Individual study: Use of sorghum allelopathic properties to control weeds in irrigated wheat in a semi arid region of Punjab
Cheema Z.A. & Khaliq A. (2000) Use of sorghum allelopathic properties to control weeds in irrigated wheat in a semi arid region of Punjab. Agriculture, Ecosystems & Environment, 79, 105-112
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Incorporate plant remains into the soil that produce weed-controlling chemicals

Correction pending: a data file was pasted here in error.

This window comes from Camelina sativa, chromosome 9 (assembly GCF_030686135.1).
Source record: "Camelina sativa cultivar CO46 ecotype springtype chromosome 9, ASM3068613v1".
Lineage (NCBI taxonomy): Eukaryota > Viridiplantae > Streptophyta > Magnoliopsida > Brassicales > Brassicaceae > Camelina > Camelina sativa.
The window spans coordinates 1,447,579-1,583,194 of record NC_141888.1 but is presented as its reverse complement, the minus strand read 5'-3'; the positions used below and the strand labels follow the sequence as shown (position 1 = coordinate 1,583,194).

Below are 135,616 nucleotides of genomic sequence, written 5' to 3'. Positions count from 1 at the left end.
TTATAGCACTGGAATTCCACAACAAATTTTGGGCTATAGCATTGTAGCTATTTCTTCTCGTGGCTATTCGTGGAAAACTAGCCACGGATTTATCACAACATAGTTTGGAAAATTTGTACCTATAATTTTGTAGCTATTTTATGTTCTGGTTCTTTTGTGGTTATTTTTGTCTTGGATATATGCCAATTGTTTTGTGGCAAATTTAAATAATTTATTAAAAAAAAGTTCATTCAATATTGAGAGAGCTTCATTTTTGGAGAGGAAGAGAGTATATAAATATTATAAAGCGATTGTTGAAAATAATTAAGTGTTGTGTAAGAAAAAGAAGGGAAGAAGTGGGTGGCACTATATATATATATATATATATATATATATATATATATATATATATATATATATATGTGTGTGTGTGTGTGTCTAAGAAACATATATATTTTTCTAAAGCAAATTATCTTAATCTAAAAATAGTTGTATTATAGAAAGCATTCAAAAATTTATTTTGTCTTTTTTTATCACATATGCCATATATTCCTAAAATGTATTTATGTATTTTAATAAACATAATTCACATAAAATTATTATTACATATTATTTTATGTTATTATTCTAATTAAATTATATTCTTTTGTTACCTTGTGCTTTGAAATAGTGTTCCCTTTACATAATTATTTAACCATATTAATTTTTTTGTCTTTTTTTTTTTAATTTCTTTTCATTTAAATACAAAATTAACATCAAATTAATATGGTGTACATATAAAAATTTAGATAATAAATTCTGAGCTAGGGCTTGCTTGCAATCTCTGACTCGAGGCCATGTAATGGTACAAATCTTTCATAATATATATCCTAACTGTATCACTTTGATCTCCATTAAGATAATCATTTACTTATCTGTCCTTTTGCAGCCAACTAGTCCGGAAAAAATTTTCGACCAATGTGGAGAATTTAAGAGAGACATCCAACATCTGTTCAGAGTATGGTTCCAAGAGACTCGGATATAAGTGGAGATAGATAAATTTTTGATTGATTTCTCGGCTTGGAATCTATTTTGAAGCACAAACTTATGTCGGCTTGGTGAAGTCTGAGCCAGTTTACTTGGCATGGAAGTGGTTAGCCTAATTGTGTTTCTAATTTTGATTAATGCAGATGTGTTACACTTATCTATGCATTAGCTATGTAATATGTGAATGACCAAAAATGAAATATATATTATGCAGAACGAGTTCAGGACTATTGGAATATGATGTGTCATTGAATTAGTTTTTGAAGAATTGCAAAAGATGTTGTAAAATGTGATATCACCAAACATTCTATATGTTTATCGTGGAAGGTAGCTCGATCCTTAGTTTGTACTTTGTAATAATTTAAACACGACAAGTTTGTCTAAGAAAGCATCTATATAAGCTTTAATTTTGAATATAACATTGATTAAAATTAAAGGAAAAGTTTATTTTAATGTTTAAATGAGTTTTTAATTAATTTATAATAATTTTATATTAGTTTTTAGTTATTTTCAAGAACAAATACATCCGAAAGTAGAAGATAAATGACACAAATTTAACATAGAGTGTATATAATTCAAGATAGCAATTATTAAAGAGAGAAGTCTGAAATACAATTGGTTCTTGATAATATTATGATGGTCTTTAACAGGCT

A randomised, replicated, controlled trial in 1996-1997 in wheat Triticum sp. fields in Punjab province, Pakistan (Cheema & Khaliq 2000) found plots with sorghum Sorghum bicolor stalks incorporated into the soil had significantly fewer weeds (38-51 plants/m², 20-41% weed suppression) than unweeded controls (64 plants), similar numbers to hand-weeded controls (33 plants, 49% suppression) and more weeds than herbicide-treated controls (12 plants, 82% suppression). Wheat grain yield was 6-17% higher in sorghum residue plots than unweeded controls, 10% higher in hand-weeded than unweeded controls, and 22% higher in herbicide-treated than unweeded controls. The net benefits of sorghum residue (15,040-15,770 Rupees) were similar to those of unweeded controls (15,768 Rupees) but lower than hand-weeding (16,480 Rupees) or herbicide application (17,477 Rupees). After harvesting, sorghum was dried, cut into 2 cm pieces and incorporated 3-5 cm deep during seedbed preparation. Wheat was sown on 21 November 1996, at 45 kg/ha. Plots were 1.5 x 7.5 m with four replicates. There were six treatments: unweeded control; 2, 4, 6 t/ha sorghum residue; herbicide treatment: Chlorotololuron + MCPA at 2.5 kg/ha; hand weeding. Weed density and biomass were recorded in two 1 m² quadrats/plot, 60 or 90 days after sowing.